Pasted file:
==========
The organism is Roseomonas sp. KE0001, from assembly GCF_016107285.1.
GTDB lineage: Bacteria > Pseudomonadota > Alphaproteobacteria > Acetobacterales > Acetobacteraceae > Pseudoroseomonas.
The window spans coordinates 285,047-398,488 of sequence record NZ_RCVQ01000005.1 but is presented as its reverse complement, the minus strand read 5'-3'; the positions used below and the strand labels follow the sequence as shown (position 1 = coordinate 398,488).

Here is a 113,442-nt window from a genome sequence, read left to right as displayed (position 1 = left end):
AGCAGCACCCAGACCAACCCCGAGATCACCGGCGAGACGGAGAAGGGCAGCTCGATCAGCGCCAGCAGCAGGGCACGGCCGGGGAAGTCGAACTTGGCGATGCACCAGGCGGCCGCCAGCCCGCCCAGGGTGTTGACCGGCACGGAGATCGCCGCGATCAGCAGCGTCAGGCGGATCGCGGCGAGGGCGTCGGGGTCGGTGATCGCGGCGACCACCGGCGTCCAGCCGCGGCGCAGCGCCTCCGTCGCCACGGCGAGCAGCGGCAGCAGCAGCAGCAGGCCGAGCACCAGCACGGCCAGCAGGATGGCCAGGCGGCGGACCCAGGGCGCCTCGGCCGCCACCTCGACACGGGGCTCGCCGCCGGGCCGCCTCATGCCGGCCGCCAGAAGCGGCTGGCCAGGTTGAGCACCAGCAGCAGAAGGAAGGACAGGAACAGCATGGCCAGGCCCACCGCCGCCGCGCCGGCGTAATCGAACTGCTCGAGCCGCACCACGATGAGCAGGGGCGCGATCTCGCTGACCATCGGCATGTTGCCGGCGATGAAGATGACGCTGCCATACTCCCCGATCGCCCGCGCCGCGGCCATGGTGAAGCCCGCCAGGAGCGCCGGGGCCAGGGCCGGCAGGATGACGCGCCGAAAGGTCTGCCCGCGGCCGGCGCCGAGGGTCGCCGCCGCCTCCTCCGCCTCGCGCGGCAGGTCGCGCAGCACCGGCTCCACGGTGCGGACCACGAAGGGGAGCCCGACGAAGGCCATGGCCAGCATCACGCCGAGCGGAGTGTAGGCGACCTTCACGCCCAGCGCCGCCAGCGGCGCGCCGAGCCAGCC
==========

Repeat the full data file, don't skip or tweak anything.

The organism is Roseomonas sp. KE0001, from assembly GCF_016107285.1.
GTDB lineage: Bacteria > Pseudomonadota > Alphaproteobacteria > Acetobacterales > Acetobacteraceae > Pseudoroseomonas.
The window spans coordinates 285,047-398,488 of sequence record NZ_RCVQ01000005.1 but is presented as its reverse complement, the minus strand read 5'-3'; the positions used below and the strand labels follow the sequence as shown (position 1 = coordinate 398,488).

Here is a 113,442-nt window from a genome sequence, read left to right as displayed (position 1 = left end):
AGCAGCACCCAGACCAACCCCGAGATCACCGGCGAGACGGAGAAGGGCAGCTCGATCAGCGCCAGCAGCAGGGCACGGCCGGGGAAGTCGAACTTGGCGATGCACCAGGCGGCCGCCAGCCCGCCCAGGGTGTTGACCGGCACGGAGATCGCCGCGATCAGCAGCGTCAGGCGGATCGCGGCGAGGGCGTCGGGGTCGGTGATCGCGGCGACCACCGGCGTCCAGCCGCGGCGCAGCGCCTCCGTCGCCACGGCGAGCAGCGGCAGCAGCAGCAGCAGGCCGAGCACCAGCACGGCCAGCAGGATGGCCAGGCGGCGGACCCAGGGCGCCTCGGCCGCCACCTCGACACGGGGCTCGCCGCCGGGCCGCCTCATGCCGGCCGCCAGAAGCGGCTGGCCAGGTTGAGCACCAGCAGCAGAAGGAAGGACAGGAACAGCATGGCCAGGCCCACCGCCGCCGCGCCGGCGTAATCGAACTGCTCGAGCCGCACCACGATGAGCAGGGGCGCGATCTCGCTGACCATCGGCATGTTGCCGGCGATGAAGATGACGCTGCCATACTCCCCGATCGCCCGCGCCGCGGCCATGGTGAAGCCCGCCAGGAGCGCCGGGGCCAGGGCCGGCAGGATGACGCGCCGAAAGGTCTGCCCGCGGCCGGCGCCGAGGGTCGCCGCCGCCTCCTCCGCCTCGCGCGGCAGGTCGCGCAGCACCGGCTCCACGGTGCGGACCACGAAGGGGAGCCCGACGAAGGCCATGGCCAGCATCACGCCGAGCGGAGTGTAGGCGACCTTCACGCCCAGCGCCGCCAGCGGCGCGCCGAGCCAGCC